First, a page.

– We had ground cardamom and not cardamom pods, so we substituted 1 tsp per pod. The actual ratio is 1/6 tsp per pod, so we were probably a touch heavy on the cardamom.

    Next week I plan to use Orangette’s recipe as a base, but substitute okra for the chickpeas, making one of my favorites: bhindi masala! I’m also going to make some Naan because the dish was crying out for some yummy bread to scoop up the sauce.

    Beets with Dill, Tomatoes and Basil, Corn and Veggies

    Yesterday I made an epically yummy meal. I was telling my mother about it before and explained that my rationale behind it was “Hey, let me put together a bunch of stuff that I enjoy eating.” At the farmer’s market, I was mentally throwing dishes together, but not everything clicked until I got home.

    What I made was as follows: Balsamic Basil Chicken with Bruschetta topping, grilled veggies (red onion, zucchini, squash), Corn and Vegetable Salad and Beets with Dill.

    The chicken was great – I threw it in some balsamic and oil with basil and garlic and let that marinate over night. I grilled it on my Le Cruset pan then and the smell of the garlic bits roasting along with it was lovely. I let it sit a bit when done and then topped it with a kind of bruschetta: halved cherry tomatoes, fresh mozzarella, parsley, basil, balsamic, oil, salt and pepper. Then I put it in the oven to get the cheese all melty. It was divine!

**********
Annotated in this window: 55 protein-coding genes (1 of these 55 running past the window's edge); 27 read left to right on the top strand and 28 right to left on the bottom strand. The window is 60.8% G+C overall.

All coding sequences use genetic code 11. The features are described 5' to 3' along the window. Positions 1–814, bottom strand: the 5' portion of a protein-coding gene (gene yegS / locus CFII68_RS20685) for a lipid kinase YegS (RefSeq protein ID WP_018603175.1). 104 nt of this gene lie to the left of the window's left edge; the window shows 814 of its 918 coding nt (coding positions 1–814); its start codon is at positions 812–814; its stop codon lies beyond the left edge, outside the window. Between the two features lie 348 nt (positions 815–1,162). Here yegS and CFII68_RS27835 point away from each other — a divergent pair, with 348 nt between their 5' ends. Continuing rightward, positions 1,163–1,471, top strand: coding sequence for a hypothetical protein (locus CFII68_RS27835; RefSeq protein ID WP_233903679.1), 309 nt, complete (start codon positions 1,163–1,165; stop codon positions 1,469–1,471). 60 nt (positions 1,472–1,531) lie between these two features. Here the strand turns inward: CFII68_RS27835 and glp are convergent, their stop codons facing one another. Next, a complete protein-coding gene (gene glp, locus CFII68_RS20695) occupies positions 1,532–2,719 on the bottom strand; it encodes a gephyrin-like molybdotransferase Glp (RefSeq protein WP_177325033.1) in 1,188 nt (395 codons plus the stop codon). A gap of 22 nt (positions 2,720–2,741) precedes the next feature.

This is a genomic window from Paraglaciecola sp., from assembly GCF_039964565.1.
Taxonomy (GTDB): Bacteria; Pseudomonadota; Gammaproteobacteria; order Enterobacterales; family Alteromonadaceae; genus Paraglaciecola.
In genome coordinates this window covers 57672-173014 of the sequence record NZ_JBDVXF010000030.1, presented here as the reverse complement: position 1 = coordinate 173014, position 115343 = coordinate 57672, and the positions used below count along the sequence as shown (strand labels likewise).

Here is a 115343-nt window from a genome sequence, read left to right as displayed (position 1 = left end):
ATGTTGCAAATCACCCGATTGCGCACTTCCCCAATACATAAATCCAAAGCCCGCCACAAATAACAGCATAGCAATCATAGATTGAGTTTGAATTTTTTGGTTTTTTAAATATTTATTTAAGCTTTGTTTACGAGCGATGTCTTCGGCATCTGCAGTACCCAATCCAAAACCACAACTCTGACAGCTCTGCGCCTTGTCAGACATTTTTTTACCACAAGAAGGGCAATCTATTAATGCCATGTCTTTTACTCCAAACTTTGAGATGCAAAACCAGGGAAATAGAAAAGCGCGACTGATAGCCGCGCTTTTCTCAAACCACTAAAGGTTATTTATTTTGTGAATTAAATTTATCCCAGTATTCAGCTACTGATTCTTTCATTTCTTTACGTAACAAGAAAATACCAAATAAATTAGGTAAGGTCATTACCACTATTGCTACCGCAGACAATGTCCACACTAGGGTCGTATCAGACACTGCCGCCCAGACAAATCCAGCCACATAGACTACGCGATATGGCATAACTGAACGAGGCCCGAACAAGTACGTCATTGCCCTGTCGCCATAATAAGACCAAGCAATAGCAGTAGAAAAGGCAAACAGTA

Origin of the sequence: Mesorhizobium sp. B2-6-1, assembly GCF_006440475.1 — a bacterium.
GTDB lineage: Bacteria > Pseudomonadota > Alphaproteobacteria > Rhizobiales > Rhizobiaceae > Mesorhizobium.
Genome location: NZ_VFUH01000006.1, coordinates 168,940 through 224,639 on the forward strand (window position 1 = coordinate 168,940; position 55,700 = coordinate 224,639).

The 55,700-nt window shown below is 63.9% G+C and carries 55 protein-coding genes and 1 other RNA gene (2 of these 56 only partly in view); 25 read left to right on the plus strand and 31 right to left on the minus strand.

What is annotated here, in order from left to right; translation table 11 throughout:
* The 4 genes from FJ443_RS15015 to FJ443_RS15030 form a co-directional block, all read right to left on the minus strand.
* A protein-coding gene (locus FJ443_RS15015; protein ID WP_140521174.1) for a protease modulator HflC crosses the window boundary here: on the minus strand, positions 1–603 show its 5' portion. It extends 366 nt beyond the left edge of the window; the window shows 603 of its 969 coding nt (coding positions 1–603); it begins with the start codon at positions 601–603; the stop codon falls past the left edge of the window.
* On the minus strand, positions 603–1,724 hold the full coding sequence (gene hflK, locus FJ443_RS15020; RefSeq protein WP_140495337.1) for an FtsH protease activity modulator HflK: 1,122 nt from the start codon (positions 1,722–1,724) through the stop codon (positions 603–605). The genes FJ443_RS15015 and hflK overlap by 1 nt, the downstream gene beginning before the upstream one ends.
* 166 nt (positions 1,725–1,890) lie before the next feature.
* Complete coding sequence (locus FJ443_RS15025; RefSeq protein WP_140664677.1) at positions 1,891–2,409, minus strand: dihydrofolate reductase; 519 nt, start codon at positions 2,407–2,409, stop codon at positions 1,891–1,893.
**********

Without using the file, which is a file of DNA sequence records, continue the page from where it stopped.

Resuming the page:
Everything else I did sort of just got thrown together, tasting as I went. I don’t much care for corn but the corn salad was AMAZING. I am in love. It was very sweet, crisp and just delightfully refreshing and cool. The beets were just perfection – the sweetness and saltiness, mixed together to really elevate the way the beets tasted. It was heavenly.

    Corn and Vegetable Salad
    Inspiration from PJ’s Fresh Corn Salad

    4 fresh ears of corn
    1 half medium zucchini
    1 medium red onion
    1 half large green pepper
    Olive Oil
    Balsamic
    Sirracha
    Salt
    Pepper

    Cut all the corn off the ears by standing them up vertically in a bowl and running your knife top to bottom. When all corn is removed, scrape the cob and add in any of the starchy pulp that comes out. It helps bind the salad.

    Using the size of the corn as your guide, dice the remaining vegetables into similarly sized chunks. Overall the whole salad should be uniform in size. Add the diced veggies to your corn.

    For dressing – you don’t want to overwhelm the veggies, so add just enough olive oil and balsamic to lightly coat. I added a drop of sirracha for spice. Salt and pepper to taste, then mix everything together.

    Beets with Dill

    6 small roasted beets
    1/2 tbsp lemon juice
    1 bunch dill